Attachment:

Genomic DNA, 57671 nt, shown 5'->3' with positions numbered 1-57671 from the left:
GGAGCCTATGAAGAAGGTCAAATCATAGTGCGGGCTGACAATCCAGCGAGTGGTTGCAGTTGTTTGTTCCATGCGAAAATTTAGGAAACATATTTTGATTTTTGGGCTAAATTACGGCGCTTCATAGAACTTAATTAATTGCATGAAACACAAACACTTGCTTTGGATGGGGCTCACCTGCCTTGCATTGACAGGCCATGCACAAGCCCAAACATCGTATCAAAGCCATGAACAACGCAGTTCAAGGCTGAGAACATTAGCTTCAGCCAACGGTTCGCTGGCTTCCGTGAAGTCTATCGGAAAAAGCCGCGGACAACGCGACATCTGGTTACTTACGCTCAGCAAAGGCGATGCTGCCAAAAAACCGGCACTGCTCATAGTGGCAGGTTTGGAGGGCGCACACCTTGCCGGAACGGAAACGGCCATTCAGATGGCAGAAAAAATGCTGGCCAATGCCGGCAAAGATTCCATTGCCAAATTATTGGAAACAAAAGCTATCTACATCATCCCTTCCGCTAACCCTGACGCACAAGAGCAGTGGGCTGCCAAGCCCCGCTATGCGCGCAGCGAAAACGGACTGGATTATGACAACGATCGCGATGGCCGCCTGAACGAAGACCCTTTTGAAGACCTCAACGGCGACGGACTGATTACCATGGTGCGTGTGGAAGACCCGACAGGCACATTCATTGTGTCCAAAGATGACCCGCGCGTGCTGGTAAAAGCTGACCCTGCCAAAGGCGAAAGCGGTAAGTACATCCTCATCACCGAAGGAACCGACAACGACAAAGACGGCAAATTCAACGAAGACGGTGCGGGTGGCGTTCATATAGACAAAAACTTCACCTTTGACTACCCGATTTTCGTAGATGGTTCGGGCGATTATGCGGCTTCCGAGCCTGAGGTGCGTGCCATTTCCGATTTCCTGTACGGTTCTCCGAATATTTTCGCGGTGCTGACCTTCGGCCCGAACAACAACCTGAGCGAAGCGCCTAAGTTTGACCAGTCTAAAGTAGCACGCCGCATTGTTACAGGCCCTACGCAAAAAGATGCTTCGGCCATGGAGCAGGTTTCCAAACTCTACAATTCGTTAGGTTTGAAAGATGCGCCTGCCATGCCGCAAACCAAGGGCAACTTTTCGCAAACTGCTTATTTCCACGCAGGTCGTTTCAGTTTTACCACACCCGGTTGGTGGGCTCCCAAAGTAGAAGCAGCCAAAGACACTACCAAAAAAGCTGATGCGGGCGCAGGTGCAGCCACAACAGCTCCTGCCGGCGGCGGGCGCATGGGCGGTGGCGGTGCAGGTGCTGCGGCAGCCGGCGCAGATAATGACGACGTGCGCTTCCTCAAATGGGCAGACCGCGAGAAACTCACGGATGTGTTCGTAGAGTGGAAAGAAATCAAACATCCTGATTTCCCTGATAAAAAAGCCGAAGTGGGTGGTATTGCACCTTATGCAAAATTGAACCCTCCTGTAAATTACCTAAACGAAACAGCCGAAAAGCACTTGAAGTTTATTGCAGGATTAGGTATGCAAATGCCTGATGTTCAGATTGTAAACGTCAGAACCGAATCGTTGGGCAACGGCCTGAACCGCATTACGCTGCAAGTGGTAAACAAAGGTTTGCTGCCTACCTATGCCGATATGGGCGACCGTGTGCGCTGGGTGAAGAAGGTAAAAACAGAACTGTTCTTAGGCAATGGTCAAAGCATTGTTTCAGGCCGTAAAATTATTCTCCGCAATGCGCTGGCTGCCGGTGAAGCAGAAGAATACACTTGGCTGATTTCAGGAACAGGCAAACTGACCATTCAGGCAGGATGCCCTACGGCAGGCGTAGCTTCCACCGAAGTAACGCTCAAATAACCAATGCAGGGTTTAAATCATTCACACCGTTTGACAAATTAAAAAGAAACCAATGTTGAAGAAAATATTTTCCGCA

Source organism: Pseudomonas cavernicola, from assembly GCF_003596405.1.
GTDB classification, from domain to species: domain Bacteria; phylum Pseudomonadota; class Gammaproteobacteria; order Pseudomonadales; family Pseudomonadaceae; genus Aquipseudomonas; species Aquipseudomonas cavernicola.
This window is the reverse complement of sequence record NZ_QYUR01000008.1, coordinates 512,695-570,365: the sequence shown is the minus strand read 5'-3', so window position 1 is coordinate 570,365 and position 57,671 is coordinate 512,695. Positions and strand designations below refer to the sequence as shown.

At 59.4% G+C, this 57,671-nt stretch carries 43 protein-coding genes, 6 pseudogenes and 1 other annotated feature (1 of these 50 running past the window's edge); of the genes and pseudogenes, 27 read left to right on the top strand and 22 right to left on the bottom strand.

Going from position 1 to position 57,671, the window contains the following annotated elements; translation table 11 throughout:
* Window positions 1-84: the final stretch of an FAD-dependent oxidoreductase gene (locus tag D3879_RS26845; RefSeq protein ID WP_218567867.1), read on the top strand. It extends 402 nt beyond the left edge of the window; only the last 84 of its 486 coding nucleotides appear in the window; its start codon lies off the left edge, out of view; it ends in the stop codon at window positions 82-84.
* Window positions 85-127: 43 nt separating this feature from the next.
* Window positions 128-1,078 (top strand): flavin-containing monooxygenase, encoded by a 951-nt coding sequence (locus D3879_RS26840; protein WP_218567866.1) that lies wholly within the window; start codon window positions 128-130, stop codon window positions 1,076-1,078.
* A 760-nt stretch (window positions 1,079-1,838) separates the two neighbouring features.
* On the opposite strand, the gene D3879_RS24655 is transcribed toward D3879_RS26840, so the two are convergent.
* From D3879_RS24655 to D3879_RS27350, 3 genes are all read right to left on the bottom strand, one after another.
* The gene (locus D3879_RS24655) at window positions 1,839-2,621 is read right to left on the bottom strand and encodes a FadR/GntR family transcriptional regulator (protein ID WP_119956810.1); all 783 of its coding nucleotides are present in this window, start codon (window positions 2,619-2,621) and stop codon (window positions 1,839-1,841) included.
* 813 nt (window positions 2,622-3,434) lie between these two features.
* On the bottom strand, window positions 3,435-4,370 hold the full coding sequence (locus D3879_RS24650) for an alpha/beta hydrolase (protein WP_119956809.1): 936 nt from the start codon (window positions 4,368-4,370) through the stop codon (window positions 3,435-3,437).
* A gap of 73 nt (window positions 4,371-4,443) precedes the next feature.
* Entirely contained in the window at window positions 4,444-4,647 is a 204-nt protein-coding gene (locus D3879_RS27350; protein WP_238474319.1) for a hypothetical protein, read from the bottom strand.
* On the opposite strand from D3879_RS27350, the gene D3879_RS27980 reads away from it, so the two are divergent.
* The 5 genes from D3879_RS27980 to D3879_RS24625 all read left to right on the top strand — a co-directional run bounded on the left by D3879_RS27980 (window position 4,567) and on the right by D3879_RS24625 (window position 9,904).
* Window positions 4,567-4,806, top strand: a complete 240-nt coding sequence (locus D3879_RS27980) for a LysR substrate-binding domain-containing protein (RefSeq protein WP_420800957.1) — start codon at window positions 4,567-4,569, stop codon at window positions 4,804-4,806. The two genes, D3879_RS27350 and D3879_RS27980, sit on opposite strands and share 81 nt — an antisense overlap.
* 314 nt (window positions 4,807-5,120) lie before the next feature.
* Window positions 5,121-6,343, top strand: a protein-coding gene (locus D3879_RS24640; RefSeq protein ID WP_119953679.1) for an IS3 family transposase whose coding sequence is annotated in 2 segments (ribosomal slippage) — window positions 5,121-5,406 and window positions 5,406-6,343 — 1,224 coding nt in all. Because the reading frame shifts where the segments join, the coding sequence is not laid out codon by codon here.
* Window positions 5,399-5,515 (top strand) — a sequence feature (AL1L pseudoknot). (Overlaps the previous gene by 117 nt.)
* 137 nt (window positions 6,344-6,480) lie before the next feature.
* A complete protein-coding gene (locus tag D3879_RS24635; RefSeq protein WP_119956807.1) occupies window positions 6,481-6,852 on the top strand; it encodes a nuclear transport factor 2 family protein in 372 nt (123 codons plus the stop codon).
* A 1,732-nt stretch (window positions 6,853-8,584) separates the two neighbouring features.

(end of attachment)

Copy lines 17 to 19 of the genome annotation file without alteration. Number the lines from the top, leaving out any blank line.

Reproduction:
* A gap of 73 nt (window positions 4,371-4,443) precedes the next feature.
* Entirely contained in the window at window positions 4,444-4,647 is a 204-nt protein-coding gene (locus D3879_RS27350; protein WP_238474319.1) for a hypothetical protein, read from the bottom strand.
* On the opposite strand from D3879_RS27350, the gene D3879_RS27980 reads away from it, so the two are divergent.